Many thanks to “P” from England for taking the time to message me and asking this intriguing question! So what is the difference between a Cocoon, a Chrysalis and a Pupa? Let’s find out!
All insects go through a series of ‘instars’ or molts or life changes as they mature (called metamorphosis) because, unlike with mammals like us, their growth is constrained by their hard exoskeleton (external covering).
A Pupa is a life stage of some insects undergoing transformation. The Pupae of different groups of insects have different names, in the Mosquito family they are known as ‘Tumblers’. With Lepidoptera, Moths and Butterflies, the first life stage is the Ovum or Egg, the second stage the Larva (Larval stage) or Caterpillar, the third stage the Pupa (Pupal stage) is known as a ‘Chrysalis’ and finally it becomes the ‘Imago’ or adult, obviously commonly termed the actual ‘butterfly’ or ‘moth’. So a Chrysalis is the pupa stage of a Moth or Butterfly (Lepidoptera).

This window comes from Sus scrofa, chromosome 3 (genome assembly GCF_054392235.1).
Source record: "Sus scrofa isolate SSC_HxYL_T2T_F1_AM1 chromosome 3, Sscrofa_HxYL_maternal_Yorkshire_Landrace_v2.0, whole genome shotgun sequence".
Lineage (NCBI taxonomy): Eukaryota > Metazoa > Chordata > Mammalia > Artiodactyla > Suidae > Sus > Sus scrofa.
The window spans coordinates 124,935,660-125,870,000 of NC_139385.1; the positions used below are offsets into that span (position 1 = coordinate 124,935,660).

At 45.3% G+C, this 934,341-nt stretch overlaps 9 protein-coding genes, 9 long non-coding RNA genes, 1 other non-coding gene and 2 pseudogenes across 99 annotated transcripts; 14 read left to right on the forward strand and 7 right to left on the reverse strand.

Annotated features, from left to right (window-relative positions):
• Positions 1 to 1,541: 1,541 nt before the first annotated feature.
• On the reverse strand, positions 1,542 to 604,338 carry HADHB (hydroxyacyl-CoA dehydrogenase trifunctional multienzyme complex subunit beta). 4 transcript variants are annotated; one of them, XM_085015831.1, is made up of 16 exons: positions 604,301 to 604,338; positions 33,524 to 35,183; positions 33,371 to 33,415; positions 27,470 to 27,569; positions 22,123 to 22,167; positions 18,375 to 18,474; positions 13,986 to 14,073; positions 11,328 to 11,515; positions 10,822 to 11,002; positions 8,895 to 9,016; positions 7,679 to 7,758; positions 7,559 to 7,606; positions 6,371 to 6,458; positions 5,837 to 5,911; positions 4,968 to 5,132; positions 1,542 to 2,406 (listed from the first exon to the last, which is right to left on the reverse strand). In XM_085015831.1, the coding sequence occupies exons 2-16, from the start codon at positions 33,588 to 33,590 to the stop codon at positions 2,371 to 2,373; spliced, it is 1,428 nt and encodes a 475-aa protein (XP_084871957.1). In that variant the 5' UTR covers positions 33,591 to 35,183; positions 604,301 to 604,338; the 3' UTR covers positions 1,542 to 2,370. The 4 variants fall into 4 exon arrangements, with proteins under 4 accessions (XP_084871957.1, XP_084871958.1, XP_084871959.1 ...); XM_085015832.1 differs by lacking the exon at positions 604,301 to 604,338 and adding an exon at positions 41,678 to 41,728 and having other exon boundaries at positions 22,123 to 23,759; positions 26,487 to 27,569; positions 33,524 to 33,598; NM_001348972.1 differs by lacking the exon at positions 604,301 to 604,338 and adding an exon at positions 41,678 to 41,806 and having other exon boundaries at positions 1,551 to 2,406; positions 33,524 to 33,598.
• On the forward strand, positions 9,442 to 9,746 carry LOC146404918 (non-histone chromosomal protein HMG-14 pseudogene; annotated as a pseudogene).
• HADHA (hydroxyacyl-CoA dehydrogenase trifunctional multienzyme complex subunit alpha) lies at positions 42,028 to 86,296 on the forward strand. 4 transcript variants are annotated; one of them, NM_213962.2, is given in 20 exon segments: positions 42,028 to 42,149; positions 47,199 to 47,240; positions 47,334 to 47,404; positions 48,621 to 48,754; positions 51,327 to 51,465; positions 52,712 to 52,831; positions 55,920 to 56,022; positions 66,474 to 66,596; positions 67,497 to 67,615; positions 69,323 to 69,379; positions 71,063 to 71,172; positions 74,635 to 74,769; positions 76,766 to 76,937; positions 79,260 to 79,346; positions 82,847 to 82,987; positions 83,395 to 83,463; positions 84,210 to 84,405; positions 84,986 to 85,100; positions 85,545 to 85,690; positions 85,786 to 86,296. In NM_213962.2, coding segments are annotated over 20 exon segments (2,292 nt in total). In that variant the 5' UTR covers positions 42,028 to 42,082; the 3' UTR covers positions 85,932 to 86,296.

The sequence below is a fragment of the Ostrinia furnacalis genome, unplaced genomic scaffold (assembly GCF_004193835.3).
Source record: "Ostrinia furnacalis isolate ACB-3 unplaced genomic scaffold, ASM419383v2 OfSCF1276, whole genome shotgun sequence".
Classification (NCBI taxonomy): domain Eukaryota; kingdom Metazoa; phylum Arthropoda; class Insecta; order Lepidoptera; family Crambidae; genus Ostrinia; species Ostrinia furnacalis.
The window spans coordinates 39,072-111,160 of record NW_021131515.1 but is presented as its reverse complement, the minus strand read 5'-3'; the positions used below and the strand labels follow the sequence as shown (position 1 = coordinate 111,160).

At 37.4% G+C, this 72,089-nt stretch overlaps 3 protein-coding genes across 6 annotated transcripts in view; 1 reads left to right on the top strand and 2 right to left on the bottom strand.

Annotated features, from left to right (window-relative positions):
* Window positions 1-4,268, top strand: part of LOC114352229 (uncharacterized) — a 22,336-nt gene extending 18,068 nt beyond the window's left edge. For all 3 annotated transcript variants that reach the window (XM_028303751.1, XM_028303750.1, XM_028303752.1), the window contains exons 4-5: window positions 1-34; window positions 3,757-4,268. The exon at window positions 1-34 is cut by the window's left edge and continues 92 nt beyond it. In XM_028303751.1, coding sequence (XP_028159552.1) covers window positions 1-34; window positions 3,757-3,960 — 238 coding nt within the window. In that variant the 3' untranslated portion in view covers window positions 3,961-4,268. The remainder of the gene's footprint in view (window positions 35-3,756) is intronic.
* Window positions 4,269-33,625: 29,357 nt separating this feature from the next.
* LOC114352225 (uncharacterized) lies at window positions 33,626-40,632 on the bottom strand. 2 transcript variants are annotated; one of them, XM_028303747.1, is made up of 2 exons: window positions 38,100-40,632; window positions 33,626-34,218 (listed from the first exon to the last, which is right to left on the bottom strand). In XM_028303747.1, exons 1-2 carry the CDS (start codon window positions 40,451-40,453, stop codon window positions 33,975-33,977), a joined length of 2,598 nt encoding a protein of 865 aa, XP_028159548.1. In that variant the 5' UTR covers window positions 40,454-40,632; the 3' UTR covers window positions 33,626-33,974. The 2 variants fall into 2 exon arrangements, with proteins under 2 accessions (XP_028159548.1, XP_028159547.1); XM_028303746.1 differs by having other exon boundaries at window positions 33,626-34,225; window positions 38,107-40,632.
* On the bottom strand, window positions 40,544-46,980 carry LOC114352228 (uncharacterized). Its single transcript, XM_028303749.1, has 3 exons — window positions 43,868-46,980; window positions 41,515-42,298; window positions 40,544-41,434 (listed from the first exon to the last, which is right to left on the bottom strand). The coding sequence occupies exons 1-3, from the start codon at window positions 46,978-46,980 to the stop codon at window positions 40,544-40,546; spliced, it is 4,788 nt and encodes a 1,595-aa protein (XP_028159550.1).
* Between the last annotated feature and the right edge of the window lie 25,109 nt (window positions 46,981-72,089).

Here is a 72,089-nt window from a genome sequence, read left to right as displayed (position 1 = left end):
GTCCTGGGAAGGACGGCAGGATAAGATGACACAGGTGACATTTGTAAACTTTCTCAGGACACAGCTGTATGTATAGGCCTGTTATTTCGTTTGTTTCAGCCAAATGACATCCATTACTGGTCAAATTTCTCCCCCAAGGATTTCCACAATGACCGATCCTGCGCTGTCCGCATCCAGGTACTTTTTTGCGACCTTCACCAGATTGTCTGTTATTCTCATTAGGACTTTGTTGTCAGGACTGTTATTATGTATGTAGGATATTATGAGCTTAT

A Cocoon is a casing of spun silk produced by many insects to form a protective covering for the Pupa. Many Moth Caterpillars for example produce silk cocoons. Cocoons can be of various types, from hard to soft, with various colours dependent on the species involved.
Many people state that a Moth Pupa is enclosed in a Cocoon and a Butterfly Pupa is enclosed in a Chrysalis. However, the proper use of the terms is that the Chrysalis is the term for the Butterfly or Moth Pupa itself, and Cocoon is a protective silk covering. The fact that few, if any, Butterfly species produce protective silk Cocoons and the majority of Moths do is probably the root of this misinterpretation.
So to summarise the Pupa is a life stage that some insects go through, between the larva and adult stages. A Chrysalis is the name of a Moth or Butterfly (Lepidoptera) pupa. A Cocoon is a protective covering around the Pupae or Chrysalis of some insects. Hope this answers your question “P” and thanks again for taking the time to message me!
Interested in Butterflies? Why not check out my article on how to attract them to your garden!